Body & Fitness

Kiwi vaccine programme for meningococcal B has reduced incidences of gonorrhoea

Welcome news in light of the fact that gonorrhoea is on the rise worldwide.

A vaccinination programme in New Zealand for meningococcal B has reduced incidences of gonorrhoea.

In the face of a global gonorrhoea crisis, a New Zealand vaccination programme has been shown to reduce incidences of gonorrhoea in those vaccinated.

Cases of gonorrhoea are on the rise worldwide and the sexually transmissible infection is becoming much harder to treat – sometimes impossible – because the bacteria is becoming resistant to antibiotics.

Yet a mass vaccination programme in New Zealand against meningococcal B has led to a drop in cases of gonorrhoea in vaccinated people compared to unvaccinated people, new research shows.

The study of more than 14,000 people that was published in The Lancet found that having previously received the meningococcal vaccine reduced the incidence of gonorrhoea by approximately 31 per cent.

This is the first time that a vaccine has shown any protection against gonorrhoea, and may provide a new avenue for vaccine development.

Gonorrhoea is on the rise worldwide.

Although the two diseases are very different, there is an 80 to 90 per cent genetic match between the bacteria that cause them, providing a biologically plausible mechanism for cross-protection.

So far, efforts to develop a vaccine against gonorrhoea have been unsuccessful despite more than a century of research.

Four vaccine candidates have reached clinical trial stage but none have been effective.

Gonorrhoea is on the up worldwide, the World Health Organisation (WHO) found after looking at data from 77 countries, due to widespread resistance to older and cheaper antibiotics.

“The bacteria that cause gonorrhoea are particularly smart. Every time we use a new class of antibiotics to treat the infection, the bacteria evolve to resist them,” said Dr Teodora Wi, Medical Officer, Human Reproduction, at the WHO.

WHO found that some countries – particularly high-income ones, where surveillance is best – are finding cases of the infection that are untreatable by all known antibiotics.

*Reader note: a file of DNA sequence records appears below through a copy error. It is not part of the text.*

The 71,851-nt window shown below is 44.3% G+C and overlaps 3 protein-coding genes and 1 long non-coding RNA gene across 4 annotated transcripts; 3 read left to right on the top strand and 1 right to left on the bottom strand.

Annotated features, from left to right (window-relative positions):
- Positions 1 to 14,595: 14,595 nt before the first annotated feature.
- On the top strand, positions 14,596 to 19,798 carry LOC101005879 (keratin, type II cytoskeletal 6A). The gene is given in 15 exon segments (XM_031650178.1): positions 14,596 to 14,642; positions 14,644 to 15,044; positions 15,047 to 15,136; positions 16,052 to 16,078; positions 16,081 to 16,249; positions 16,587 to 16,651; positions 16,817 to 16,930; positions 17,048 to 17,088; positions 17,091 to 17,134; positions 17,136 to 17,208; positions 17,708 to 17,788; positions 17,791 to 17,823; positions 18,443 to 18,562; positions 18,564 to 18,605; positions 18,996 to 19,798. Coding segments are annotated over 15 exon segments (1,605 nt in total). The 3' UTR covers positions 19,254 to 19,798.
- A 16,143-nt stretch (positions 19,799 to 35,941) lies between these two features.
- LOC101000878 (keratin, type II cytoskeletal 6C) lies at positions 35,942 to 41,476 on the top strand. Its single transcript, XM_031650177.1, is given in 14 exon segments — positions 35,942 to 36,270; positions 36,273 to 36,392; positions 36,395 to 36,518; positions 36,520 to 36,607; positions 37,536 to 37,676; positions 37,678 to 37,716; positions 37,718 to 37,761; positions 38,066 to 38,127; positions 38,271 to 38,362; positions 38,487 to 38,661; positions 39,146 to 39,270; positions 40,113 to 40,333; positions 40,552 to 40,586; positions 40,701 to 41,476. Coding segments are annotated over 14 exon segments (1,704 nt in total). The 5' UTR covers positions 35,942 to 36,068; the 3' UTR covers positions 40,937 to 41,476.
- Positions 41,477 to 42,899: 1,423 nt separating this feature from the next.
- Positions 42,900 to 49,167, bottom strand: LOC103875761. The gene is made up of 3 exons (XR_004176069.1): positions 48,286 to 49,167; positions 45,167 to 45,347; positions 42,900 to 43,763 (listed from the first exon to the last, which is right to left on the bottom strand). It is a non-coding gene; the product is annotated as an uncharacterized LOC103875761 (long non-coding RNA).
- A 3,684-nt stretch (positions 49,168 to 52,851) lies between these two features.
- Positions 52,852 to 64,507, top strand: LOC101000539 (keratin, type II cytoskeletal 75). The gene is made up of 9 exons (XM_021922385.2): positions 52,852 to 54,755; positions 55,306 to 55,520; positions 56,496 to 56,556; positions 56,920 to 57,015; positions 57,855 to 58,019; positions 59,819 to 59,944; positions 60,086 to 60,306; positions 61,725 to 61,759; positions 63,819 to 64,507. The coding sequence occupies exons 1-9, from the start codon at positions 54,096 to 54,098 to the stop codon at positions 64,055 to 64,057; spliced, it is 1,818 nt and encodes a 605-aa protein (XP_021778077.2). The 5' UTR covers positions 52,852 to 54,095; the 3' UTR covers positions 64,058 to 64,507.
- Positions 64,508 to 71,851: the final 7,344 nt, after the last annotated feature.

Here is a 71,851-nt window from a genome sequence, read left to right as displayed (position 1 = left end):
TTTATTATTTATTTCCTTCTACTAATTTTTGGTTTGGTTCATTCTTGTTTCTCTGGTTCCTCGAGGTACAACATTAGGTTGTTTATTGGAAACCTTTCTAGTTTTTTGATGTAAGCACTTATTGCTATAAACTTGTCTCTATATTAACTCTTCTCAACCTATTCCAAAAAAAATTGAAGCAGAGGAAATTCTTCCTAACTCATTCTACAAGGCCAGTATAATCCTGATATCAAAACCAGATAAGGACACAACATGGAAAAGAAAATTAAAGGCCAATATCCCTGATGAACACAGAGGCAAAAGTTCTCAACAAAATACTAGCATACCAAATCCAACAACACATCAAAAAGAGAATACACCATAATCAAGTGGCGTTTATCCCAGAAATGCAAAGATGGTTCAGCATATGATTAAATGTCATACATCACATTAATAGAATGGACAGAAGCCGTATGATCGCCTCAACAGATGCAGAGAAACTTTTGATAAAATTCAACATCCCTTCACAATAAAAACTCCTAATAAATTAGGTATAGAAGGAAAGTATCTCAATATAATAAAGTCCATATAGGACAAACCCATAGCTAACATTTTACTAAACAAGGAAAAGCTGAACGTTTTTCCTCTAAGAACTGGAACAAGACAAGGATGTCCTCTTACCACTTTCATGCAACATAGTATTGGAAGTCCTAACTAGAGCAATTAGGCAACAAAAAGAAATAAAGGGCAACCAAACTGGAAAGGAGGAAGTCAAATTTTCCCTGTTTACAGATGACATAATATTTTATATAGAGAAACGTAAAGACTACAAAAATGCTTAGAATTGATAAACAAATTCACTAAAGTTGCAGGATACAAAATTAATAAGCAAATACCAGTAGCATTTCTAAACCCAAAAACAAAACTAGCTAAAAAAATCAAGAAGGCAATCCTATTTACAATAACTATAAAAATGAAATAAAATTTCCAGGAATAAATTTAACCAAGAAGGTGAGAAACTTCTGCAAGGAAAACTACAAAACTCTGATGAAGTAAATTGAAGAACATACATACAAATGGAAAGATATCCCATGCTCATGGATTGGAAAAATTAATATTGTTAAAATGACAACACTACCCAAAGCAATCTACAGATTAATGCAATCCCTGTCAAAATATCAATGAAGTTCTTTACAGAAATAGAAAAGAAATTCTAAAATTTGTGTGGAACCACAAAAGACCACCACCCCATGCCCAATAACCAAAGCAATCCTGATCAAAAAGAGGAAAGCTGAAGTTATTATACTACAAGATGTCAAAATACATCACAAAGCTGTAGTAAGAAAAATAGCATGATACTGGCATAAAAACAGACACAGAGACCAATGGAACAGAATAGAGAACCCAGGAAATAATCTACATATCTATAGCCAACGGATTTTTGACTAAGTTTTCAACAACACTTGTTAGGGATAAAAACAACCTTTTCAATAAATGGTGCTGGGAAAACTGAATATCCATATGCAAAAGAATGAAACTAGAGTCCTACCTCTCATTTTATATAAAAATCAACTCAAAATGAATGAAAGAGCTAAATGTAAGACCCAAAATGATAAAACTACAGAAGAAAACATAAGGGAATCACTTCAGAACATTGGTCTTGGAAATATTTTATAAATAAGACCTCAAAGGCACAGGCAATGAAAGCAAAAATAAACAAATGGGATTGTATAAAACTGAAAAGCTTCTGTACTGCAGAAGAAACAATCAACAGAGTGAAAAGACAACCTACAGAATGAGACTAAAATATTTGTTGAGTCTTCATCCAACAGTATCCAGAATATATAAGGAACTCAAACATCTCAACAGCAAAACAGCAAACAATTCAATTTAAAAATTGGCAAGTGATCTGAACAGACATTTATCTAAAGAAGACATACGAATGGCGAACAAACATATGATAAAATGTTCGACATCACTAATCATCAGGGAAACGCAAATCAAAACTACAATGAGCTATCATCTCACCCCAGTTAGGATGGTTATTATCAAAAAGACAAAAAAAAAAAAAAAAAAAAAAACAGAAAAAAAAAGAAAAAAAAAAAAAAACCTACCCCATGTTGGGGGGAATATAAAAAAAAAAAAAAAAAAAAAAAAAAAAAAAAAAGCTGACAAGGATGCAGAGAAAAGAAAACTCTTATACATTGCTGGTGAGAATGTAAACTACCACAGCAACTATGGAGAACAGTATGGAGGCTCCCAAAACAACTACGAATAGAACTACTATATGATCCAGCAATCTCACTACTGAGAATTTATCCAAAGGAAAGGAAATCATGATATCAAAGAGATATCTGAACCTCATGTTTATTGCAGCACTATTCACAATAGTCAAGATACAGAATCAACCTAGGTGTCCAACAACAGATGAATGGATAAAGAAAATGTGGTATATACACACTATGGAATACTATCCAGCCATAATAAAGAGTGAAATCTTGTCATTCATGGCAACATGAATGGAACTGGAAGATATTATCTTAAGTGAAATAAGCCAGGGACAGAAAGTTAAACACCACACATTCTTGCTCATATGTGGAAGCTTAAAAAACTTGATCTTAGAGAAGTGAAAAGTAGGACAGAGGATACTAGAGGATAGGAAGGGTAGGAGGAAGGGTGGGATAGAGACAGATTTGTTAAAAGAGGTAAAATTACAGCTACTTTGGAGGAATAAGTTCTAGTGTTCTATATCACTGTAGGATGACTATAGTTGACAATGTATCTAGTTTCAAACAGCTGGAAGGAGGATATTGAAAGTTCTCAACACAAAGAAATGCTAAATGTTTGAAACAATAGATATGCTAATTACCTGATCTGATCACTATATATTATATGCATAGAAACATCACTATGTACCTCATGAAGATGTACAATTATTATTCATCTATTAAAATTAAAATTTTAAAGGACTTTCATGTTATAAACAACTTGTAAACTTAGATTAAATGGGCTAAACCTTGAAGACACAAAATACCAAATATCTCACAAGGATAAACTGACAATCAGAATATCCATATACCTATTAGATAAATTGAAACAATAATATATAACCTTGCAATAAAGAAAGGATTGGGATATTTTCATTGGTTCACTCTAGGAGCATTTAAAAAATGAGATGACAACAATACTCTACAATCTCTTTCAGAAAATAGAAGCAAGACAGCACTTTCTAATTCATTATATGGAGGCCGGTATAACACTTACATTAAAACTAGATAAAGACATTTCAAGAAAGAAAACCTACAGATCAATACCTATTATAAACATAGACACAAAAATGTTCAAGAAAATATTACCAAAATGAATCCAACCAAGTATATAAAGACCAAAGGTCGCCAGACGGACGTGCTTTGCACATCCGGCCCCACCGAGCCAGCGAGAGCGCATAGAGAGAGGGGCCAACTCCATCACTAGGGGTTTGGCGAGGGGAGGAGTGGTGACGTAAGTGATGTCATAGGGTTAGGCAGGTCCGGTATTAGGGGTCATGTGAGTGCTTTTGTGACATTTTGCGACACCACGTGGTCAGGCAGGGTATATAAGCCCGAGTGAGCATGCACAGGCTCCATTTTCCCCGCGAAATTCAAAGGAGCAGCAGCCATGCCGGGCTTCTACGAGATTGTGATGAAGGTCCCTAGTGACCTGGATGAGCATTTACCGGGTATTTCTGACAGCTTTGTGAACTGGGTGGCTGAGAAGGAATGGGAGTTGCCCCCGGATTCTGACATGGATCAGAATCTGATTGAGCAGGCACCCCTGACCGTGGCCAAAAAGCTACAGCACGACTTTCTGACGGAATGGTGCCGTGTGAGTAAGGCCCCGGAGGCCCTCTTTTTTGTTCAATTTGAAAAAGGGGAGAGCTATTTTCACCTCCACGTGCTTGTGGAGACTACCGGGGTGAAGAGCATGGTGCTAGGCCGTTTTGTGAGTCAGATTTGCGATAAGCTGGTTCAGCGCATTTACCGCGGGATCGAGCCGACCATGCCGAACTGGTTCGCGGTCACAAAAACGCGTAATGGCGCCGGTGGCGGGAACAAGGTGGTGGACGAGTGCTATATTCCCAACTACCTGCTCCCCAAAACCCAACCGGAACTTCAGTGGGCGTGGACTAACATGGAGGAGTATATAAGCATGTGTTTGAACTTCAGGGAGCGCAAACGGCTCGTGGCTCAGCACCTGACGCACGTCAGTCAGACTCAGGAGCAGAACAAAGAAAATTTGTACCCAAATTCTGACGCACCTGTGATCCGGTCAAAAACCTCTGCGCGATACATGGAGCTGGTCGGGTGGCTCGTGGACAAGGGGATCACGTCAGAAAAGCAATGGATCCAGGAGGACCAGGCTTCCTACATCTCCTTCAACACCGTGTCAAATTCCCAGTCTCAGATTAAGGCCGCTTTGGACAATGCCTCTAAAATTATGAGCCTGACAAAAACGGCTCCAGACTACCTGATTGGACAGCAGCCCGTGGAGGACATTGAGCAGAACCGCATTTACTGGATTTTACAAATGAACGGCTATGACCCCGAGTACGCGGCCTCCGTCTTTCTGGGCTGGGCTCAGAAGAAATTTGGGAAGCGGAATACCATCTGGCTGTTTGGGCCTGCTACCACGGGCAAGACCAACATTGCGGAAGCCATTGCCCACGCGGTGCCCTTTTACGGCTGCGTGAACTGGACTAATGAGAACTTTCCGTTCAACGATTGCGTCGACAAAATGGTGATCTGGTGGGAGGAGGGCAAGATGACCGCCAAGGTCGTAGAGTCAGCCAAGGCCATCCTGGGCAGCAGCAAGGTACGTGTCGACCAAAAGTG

“These cases may just be the tip of the iceberg, since systems to diagnose and report untreatable infections are lacking in lower-income countries where gonorrhoea is actually more common,” adds Dr Wi.

A plan to tackle multi-drug-resistant gonorrhea has been published by experts.

Each year, an estimated 78 million people worldwide are infected with gonorrhoea. In New Zealand 70 cases in every 100,000 people were reported in the Ministry of Health’s most recent Public Health Surveillance STI clinic annual report.

Worryingly, gonorrhoea often presents no noticeable symptoms yet if left untreated it can lead to pelvic inflammatory disease, ectopic pregnancy and infertility. Your best defense is to always wear a condom.

Look out for these symptoms:

For women:

• vaginal discharge

• bleeding between periods

• lower abdominal pain

• pain during sex

For men:

• pain when urinating

• discharge from the penis or rectum

• pain in the testicles

To get yourself checked out visit your GP or go to your nearest Family Planning clinic.

The science behind it

Around 1 million people (81 per cent of the population under 20 years) received the MeNZB vaccine, an OMV meningococcal group B vaccine, in New Zealand in 2004-2006, which provided researchers with a unique opportunity to test the cross-protection hypothesis.

The MeNZB vaccine was developed to control a meningitis epidemic and is no longer available, but the OMV antigens thought to provoke the immune response to gonorrhoea have been included in the more recently developed 4CMenB vaccine, available in many countries.

In this study, researchers used data for all people aged 15-30 who had been diagnosed with gonorrhoea or chlamydia, or both, at 11 sexual health clinics and who were eligible to receive the MeNZB vaccine during the 2004-2006 vaccination programme.

Cases had laboratory-confirmed gonorrhoea, and controls had laboratory-confirmed chlamydia.

A total of 14,730 cases and controls were included in the analysis. Vaccinated individuals were significantly less likely to have gonorrhoea than controls (41 per cent vs 51 per cent).

Taking into account all other factors such as ethnicity, deprivation, geographical area, and gender, the researchers concluded that having previously received the MeNZB vaccine reduced the incidence of gonorrhoea by 31 per cent.

Lead author of the study, Dr Helen Petousis-Harris from the University of Auckland, says: “Our findings provide experimental evidence and a proof of principle that an OMV meningococcal group B vaccine could offer moderate cross-protection against gonorrhoea.

“This is the first time a vaccine has shown any protection against gonorrhoea. At the moment, the mechanism behind this immune response is unknown, but our findings could inform future vaccine development for both the meningococcal and gonorrhoea vaccines.”

The study authors say that more research is now needed to see whether other meningococcal vaccines have a similar effect.

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